High Blood Pressure/Hypertension (HTN)

What is Blood Pressure?

Blood pressure is the pressure of blood pushing against the walls of arteries, which carry blood from the heart to the rest of the body. Blood pressure does not remain constant the entire day, it may rise and fall throughout the day depending on your activity. It is measured using two numbers: Systolic blood pressure (the first number) measures the pressure in your arteries when your heart beats and diastolic blood pressure (the second number) measures the pressure in your arteries when your heart rests between beats. Hypertension is the word used for higher than normal blood pressure (normal being 120/80 mmHg.) High blood pressure may put a person at risk for other health issues, such as heart disease, heart attack, and stroke. There are different levels of high blood pressure, which are listed by the American Heart Association

Having high blood pressure does not usually come with warning signs or symptoms. Many people may not even actually know they have it until they measure their blood pressure. 

What causes Hypertension (HTN)?

High blood pressure may develop over time and can happen due to a number of things. An unhealthy lifestyle/diet, such as a diet that is too high in sodium and too low in potassium may put you at risk for hypertension. It can also be inherited through family genes. Obesity, diabetes, and heart disease have a genetic component that all may contribute to hypertension. 

Secondary hypertension is hypertension due to an underlying illness such as renal, vascular, and endocrine issues.

How to manage Hypertension (HTN)?

There are many guidelines that list the management of hypertension. Most groups such as the JNC, the American Diabetes Associate (ADA), and the American Heart Association (AHA) recommend lifestyle modification as the first step in managing hypertension. This can include getting at least 150 minutes of physical activity each week, not smoking, eating a healthy diet (limiting sodium and alcohol), keeping a healthy weight, and managing stress.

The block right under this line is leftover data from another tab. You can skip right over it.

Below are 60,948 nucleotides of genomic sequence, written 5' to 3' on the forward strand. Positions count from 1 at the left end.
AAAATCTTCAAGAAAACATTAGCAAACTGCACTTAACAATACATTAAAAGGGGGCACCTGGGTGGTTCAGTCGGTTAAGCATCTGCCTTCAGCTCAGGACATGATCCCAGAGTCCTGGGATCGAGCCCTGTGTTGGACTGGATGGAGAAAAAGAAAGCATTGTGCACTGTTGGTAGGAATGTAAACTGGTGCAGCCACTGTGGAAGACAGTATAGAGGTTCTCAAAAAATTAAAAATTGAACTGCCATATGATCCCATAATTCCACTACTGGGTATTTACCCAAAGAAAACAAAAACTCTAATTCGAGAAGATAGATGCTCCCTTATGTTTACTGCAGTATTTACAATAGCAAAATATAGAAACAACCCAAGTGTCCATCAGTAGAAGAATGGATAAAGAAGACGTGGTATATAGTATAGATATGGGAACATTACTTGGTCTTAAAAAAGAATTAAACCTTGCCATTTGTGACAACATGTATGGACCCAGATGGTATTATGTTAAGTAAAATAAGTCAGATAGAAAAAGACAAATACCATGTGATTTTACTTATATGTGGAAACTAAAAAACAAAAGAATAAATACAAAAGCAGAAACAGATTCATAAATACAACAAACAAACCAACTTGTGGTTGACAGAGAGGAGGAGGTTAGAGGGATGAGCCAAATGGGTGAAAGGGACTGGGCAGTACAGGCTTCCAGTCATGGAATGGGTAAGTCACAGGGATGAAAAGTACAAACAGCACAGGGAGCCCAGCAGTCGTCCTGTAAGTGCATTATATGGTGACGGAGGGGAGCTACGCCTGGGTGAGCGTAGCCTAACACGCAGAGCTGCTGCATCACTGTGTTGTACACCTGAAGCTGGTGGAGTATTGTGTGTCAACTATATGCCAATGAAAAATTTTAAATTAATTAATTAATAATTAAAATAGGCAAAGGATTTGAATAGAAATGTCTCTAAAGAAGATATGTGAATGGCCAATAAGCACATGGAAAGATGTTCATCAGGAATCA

The DASH diet, or Dietary Approaches to Stop Hypertension, is an eating plan recommended by the American Heart Association for improving health. This diet emphasizes vegetables, fruits and low-fat dairy foods, and moderate amounts of whole grains, fish, poultry, and nuts. For sample menus of the DASH diet, click here.

The Mediterranean-style diet is also recommended by the AHA as a heart-healthy dietary pattern. To read more about the Mediterranean diet, click here.

However, for some people, lifestyle modification may be insufficient in managing high blood pressure and they still may need to take the medication in addition to their lifestyle modification. There are several drug options for treating and managing hypertension. Thiazide diuretics, angiotensin-converting enzyme inhibitors (ACEI)/angiotensin receptor blockers (ARB), or calcium channel blockers (CCB) are preferred agents in non-black populations. CCBs or thiazide diuretics are recommended in black populations with hypertension.

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